Results and Discussion
- Top of page
- Materials and Methods
- Results and Discussion
We generated genetically stable faster-cycling lines of N. caerulescens which are nonvernal-obligate. From 5500 M0 seeds irradiated at 60 Gy, M1 plants were grown using standard procedures for N. caerulescens, including a 10 wk period of vernalization. Approximately 80% of M1 seeds germinated, with 2% showing signs of leaf colour variegation; 79% of plants survived to maturity. Approximately 80 000 M2 seeds were maintained in a single pool at an average of 25 seeds per M1 plant. M2 seeds were grown initially in modules (Fig. 1a) and transplanted to pots under GC (Fig. 1b). The M2 plants were screened for early-flowering phenotypes with no vernalization requirement (Fig. 1c). A total of 0.49% M2 seedlings demonstrated lethal albinism (Fig. 1a). Floral initials were observed in 35 individuals in the absence of vernalization. Of these, nine individual plants flowered within 12 wk, producing an average of 100 M3 seeds per selfed plant (Fig. 1c). One selfed M2 individual, ‘A2’, produced c. 800 M3 seeds (A2M3). Two of these nine plants (A2M3 and A7M3) were selfed, again without vernalization, to produce A2M4 and A7M4 seeds, respectively. These two lines were compared for flowering and mineral uptake traits with an S2 WT line from the original population.
Figure 1. M2 fast neutron mutagenized Noccaea caerulescens: (a) Seedlings growing in 2 cm2 plug trays, showing lethal albinism; (b) a subset of 80 000 M2 is screened for nonvernal-obligate phenotypes under glasshouse conditions; (c) 12-wk-old, prevernal early-flowering M2 plant in the glasshouse. Bar, 10 cm.
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Lines of A2M4, A7M4 and the S2 WT were transplanted to pots under CE conditions at 7 DAS; germination in module trays was > 98% for all lines by 7 DAS. By 66 DAS, all A2M4 plants had developed floral initials, by 71 DAS all A2M4 plants had unopened flower buds, and by 79 DAS all A2M4 plants had fully opened flowers (Fig. 2). The A7M4 flowering was c. 3 wk slower than A2M4. Thus, by 87 DAS, all A7M4 plants developed floral initials, by 97 DAS all had unopened flower buds, and by 104 DAS all had fully open flowers. Silicle development was well established for all A2M4 and the majority of A7M4 individuals by 92 and 123 DAS, respectively. No floral or silicle development was observed in any of the S2 WT plants at these dates.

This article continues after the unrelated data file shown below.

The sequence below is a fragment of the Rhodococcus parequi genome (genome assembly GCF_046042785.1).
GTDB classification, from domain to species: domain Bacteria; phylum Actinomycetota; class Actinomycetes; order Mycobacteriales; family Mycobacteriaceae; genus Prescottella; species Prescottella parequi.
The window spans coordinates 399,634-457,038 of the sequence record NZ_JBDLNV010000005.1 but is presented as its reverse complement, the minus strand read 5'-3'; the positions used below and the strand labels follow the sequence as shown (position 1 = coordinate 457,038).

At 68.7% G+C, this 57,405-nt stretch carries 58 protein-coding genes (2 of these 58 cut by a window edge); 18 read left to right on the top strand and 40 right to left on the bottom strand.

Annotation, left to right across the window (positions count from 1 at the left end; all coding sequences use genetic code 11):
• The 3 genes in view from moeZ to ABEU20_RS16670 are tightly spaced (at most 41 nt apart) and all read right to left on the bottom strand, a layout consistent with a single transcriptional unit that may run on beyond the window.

Figure 2. Noccaea caerulescens lines. S2 wild-type (WT), A2M4 (A2) and A7M4 (A7) growing under controlled-environment conditions (16 h photoperiod, 19°C (± 2°C), and relative humidity 83% (± 10%)). Photographs taken at 70 (a), 96 (b) and 112 (c) d after sowing. Bars, 15 cm.
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Wild-type N. caerulescens produced 32 and 23% more leaf biomass than the A2M4 and A7M4 lines, respectively. However, there was no significant difference in leaf tissue DW between the two faster-cycling lines (data not shown). Mineral analysis of dried leaf tissue demonstrated that both A2M4 and A7M4 rapid-cycling mutant lines contained similar leaf Zn concentrations to the WT, which were in the range > 0.3% Zn on a DW basis. This indicates that the hyperaccumulation phenotype (Reeves & Brooks, 1983; Broadley et al., 2007) was retained. Thus, when grown with the addition of 455 mg Zn kg−1 to the compost, WT, A2M4 and A7M4 plants accumulated 0.34, 0.33 and 0.35% Zn on a DW basis, respectively (Fig. 3a). However, WT, A2M4 and A7M4 plants differed in leaf concentrations of other minerals, including the macronutrients Mg, Ca and K, the micronutrient Fe and Cd, which were all typically higher in the WT. Leaf Mg concentrations (in WT, A2M4 and A7M4 plants, respectively) were 0.42, 0.31 and 0.37%, leaf Ca concentrations were 0.80, 0.61 and 0.69%, leaf K concentrations were 2.86, 2.19 and 2.86% on a DW basis, leaf Fe concentrations were 140, 48 and 103 mg kg−1 DW, and leaf Cd concentrations were 1.1, 0.5 and 0.8 mg kg−1 DW (Fig. 3b–f). These variations might be the result of phenological differences between lines (Nord & Lynch, 2009). In this study, no exogenous Cd was supplied to soil and therefore it is not known if the Cd-hyperaccumulating phenotype has been retained. This requires further study.